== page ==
A lot has been said about the scenes that revolve around Maureen texting with a stranger, and that was impressive. Kristen Stewart is fantastic throughout but especially in those scenes. If anything I think I would have enjoyed this film more had she been alone more. Those were the scenes in which she really shone. She tends to receive negative comments, especially because of Twilight but it's films like this that really show her talent.
Without getting into spoiler territory, there's an odd section in the middle in which the stranger she's messaging with encourages Maureen to explore a particular activity that she is afraid of. I found that to be a little disconnected from everything else, though it's possible it's something that went over my head.

Sunday, 6 August 2017

Review: Sparks by S.J. Adams

S.J. Adams
Published by Flux

This is one of those books that I just happened upon while browsing Amazon one day. I'd never heard of the author before. It sat on my shelf for a while since I've read more Kindle books this year than anything else. I finally got around to picking it up this week and I'm so glad I did.

"There was no point in trying to cover up the fact I'd been crying. 
My face was probably as red as a monkey's butt." 

This book is unusual in ways that it really shouldn't be by now. Mostly because of the happy, healthy, well-adjusted lesbian protagonist. Debbie is a brilliant character, she's funny, unsure of herself but one thing she knows is she is deeply in love with her best friend, Lisa. Her voice is beautifully written, endearing and often hilarious without trying too hard. Now, I can't say I understood Lisa's appeal exactly, but the author does a great job of giving the reader a sense of their friendship, so it didn't really matter.

"Broken hearts are fucking gross."

There are a lot of Full House references, and while I imagine that it does add something to the reading experience if you're familiar with it, I don't feel like I missed out by not having watched it. I thought it was sweet how Debbie could relate to it so much and knew it so well.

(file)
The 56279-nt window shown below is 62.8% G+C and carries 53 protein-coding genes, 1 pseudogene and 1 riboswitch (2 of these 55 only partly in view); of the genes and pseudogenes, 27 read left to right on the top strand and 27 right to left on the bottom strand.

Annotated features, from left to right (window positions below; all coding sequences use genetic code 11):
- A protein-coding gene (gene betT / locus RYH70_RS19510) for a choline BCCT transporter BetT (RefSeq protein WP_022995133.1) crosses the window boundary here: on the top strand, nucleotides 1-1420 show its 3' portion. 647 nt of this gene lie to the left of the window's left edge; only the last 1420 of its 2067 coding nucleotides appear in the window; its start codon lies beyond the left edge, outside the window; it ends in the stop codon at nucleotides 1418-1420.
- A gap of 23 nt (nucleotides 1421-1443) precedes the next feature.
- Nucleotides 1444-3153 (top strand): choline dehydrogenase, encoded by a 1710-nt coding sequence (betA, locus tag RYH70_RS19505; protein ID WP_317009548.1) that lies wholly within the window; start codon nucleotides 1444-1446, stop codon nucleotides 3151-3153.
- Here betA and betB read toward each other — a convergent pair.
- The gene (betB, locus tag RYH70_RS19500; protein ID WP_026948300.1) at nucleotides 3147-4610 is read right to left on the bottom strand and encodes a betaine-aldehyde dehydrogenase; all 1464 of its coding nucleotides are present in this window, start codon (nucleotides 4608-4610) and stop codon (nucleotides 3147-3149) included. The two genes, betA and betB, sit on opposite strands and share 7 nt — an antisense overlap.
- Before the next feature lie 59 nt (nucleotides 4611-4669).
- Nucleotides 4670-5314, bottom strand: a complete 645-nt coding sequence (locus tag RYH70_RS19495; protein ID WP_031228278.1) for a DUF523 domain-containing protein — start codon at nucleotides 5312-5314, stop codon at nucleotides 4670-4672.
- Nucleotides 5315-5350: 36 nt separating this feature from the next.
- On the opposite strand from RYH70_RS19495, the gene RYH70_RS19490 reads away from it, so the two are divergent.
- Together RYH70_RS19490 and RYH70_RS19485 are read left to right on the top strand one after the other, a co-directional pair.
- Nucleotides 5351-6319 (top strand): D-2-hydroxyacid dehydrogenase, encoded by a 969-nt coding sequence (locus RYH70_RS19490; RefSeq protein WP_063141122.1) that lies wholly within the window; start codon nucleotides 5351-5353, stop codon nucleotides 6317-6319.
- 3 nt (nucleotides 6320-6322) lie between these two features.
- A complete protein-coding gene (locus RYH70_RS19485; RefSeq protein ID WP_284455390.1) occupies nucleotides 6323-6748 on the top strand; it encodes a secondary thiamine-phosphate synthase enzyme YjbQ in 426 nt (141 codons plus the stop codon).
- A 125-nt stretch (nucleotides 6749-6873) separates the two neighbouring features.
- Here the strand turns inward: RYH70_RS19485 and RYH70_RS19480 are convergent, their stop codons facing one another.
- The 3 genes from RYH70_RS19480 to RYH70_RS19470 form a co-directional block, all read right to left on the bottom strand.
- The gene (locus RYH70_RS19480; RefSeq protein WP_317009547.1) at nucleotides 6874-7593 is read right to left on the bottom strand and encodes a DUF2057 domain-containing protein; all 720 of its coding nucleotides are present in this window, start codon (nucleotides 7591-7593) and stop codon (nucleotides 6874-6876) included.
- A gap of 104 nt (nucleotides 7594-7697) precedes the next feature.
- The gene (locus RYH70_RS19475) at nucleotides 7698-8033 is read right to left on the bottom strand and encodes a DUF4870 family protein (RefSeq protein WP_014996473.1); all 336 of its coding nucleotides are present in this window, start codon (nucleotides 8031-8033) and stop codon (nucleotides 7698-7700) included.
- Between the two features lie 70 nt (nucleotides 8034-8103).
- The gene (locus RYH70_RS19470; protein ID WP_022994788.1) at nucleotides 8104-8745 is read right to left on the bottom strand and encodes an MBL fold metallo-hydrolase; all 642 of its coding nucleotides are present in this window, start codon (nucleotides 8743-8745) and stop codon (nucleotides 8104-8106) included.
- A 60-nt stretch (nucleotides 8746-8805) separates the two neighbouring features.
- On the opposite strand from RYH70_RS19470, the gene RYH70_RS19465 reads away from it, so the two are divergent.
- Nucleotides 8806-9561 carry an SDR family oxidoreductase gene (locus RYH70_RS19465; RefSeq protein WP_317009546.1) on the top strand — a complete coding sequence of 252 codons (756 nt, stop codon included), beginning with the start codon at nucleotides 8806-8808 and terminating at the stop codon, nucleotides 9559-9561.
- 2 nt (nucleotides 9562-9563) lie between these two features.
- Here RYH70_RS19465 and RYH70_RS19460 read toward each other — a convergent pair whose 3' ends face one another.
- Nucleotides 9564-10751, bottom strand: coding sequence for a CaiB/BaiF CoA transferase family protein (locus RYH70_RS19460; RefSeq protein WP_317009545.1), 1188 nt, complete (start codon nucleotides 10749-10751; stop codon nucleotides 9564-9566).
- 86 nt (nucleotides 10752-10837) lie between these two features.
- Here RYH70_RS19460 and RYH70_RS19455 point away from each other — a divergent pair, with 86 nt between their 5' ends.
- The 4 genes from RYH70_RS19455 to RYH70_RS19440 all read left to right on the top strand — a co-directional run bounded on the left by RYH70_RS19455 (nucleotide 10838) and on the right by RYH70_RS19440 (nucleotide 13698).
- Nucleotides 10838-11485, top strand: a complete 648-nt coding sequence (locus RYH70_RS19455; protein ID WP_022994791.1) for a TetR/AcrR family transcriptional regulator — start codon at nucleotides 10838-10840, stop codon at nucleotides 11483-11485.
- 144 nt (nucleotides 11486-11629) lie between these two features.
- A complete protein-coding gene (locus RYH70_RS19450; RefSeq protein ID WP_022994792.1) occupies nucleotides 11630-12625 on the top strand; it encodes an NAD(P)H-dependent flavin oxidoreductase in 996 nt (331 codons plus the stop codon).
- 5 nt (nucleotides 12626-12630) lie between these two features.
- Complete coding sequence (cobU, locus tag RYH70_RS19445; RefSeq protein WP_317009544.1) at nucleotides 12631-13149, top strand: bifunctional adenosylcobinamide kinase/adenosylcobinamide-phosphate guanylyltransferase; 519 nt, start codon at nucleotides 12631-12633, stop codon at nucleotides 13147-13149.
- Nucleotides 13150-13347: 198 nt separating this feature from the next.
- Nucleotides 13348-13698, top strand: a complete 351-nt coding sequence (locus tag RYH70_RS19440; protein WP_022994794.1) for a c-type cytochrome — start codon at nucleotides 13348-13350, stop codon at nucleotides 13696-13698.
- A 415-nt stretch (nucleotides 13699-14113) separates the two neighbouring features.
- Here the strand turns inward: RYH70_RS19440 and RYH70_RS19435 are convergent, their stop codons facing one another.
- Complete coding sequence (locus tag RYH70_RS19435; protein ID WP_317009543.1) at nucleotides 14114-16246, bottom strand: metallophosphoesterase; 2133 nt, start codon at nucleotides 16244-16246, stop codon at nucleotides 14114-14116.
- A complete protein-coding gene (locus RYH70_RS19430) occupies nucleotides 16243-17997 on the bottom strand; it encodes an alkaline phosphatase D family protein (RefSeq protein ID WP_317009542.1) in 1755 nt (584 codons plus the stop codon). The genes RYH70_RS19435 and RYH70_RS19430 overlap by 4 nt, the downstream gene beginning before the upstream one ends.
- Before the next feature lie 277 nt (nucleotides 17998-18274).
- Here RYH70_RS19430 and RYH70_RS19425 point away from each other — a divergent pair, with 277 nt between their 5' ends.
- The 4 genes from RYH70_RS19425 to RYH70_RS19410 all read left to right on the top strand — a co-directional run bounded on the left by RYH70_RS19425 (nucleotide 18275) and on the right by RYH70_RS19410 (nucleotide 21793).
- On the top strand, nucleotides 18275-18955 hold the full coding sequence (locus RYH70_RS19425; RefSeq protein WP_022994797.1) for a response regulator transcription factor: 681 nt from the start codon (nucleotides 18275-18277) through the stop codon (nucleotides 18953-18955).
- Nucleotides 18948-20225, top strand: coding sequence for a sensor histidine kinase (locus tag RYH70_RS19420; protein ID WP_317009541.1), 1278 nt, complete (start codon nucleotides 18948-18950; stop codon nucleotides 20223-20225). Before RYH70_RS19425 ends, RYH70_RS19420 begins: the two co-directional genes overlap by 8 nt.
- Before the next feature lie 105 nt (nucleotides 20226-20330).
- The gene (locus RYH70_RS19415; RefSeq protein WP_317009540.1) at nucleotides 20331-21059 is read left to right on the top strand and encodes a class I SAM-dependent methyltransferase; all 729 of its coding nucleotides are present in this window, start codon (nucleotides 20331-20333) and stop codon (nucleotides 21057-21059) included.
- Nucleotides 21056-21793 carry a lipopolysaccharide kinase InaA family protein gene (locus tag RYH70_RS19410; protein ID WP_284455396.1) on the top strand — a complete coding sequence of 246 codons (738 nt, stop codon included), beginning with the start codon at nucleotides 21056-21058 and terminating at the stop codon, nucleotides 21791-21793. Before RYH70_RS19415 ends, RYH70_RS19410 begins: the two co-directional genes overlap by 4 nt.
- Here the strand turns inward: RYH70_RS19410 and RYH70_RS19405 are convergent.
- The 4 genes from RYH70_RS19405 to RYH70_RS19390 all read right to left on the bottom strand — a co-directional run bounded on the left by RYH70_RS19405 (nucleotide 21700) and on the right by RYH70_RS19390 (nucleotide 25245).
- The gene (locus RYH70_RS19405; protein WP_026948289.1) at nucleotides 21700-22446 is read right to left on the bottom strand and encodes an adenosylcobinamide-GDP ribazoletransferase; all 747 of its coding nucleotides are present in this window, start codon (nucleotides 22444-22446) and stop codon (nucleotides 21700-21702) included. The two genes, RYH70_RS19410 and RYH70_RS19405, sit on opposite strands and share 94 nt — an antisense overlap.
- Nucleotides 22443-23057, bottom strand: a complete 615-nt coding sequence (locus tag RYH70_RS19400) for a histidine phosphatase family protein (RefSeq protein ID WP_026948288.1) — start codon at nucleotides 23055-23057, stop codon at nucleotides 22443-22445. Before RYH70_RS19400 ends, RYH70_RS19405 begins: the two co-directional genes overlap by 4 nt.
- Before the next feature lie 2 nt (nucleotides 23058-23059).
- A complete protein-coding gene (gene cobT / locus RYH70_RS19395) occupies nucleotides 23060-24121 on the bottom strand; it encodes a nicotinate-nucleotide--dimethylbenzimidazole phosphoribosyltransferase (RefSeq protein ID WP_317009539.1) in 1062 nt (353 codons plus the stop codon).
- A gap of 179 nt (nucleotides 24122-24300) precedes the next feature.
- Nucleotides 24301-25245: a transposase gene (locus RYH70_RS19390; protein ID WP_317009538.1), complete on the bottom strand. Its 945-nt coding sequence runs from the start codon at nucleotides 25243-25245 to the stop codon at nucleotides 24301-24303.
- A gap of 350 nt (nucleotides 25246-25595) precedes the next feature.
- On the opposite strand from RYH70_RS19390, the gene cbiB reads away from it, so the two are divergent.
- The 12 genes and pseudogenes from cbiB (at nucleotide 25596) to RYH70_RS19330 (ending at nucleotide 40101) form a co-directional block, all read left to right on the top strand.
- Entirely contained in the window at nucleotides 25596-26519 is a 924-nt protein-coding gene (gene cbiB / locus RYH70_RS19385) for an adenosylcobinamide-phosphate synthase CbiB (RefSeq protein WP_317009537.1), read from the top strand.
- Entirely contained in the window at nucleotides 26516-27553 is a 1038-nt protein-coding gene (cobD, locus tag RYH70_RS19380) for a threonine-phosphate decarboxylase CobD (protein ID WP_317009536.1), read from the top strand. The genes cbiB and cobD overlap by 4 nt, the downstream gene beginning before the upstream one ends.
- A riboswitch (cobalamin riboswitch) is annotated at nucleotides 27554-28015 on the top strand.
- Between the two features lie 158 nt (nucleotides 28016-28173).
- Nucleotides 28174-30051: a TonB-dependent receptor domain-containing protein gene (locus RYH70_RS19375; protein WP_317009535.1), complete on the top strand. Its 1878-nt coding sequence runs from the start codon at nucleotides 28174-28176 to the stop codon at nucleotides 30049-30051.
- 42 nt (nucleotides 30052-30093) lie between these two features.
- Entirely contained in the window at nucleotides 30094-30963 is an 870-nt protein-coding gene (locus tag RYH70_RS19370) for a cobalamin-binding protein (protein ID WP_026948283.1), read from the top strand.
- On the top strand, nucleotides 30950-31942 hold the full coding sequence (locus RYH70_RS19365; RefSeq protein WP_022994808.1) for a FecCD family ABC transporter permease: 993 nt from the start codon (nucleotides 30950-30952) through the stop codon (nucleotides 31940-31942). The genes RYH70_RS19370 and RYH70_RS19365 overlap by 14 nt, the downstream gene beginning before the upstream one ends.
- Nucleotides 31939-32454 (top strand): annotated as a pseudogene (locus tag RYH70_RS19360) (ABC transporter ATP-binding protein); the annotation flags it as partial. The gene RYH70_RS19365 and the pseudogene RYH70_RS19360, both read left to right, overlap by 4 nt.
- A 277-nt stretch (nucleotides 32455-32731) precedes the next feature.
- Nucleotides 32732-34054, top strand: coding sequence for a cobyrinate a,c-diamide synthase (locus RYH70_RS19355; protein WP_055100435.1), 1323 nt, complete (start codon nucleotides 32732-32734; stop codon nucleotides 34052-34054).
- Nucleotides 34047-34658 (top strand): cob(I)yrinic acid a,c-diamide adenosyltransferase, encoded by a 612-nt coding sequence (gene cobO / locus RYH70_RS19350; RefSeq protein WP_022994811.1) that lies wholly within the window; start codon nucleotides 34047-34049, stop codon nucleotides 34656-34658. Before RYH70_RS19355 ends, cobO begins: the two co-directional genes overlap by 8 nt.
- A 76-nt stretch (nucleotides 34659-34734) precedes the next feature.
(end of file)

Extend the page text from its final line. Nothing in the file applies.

"Will you stop staring at me? Haven't you ever seen a lesbian 
having a panic attack on a toilet before?" 

Much more interesting than Lisa are the friends Debbie makes during the story. We get to know them well throughout the quest. Speaking of the quest, it was so much fun to read that I wished I could tag along. The various locations the quest took them to are perfectly described. At times it seemed like another world, like ours but just a little different. It was definitely an interesting place to go for a while.


Friday, 21 July 2017

Blog Tour: Artificial Sweethearts by Julie Hammerle - Review

Artificial Sweethearts by Julie Hammerle
Release Date: 7/10/17
Published by Entangled Teen

It’s not chemistry between Tinka Foster and Sam Anderson that made them agree to fake date. With her parents trying to set her up with an annoying student golf coach, and intentionally single Sam’s family pressuring him to bring a date to his brother’s wedding, they could both use a drama-free summer.

So it’s not his muscular arms and quick wit that makes Tinka suggest they tell everyone they’re both taken. Definitely not. And it’s not butterflies that makes a kiss for appearances during the lake party go on way too long—so long that Sam wishes it were real.

But Tinka keeps people at arm’s length—she’s always been second best, even to her parents. And her relationship-for-show could crush everything when she realizes she’s done with fake, pretend, and second-best.


The Setting:

I love North Pole! If you haven't read either of the books yet, North Pole is a fictional town in Minnesota which collectively loves Christmas so much that it is Christmas all year round! No matter the weather, it's the Winter Holiday. A little like that film channel that's currently showing Christmas films throughout July. It's a surreal setting, and maybe in theory it shouldn't work, but it does. The author describes it so perfectly that I had to look it up to find out if it was real (super disappointed that it isn't!). I'm not sure I'd want to live there, but it sounds like an awesome place for a holiday. It's an ideal setting for romance, I can see why Hammerle has chosen to set a series there, it can definitely be expanded more. 

The Characters: